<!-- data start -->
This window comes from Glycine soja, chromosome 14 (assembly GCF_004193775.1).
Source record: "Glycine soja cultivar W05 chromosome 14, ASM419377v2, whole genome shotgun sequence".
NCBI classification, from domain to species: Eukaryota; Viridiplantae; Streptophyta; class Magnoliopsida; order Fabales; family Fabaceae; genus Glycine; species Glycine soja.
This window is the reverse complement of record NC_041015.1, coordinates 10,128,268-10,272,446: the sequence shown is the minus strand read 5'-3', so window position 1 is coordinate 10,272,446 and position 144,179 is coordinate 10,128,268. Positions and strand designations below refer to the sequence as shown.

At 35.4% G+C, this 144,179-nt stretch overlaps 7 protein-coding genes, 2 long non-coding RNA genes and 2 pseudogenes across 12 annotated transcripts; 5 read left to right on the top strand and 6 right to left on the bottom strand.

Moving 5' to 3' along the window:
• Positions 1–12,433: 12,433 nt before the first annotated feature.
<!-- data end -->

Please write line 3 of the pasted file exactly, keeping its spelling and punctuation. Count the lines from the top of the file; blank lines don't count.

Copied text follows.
NCBI classification, from domain to species: Eukaryota; Viridiplantae; Streptophyta; class Magnoliopsida; order Fabales; family Fabaceae; genus Glycine; species Glycine soja.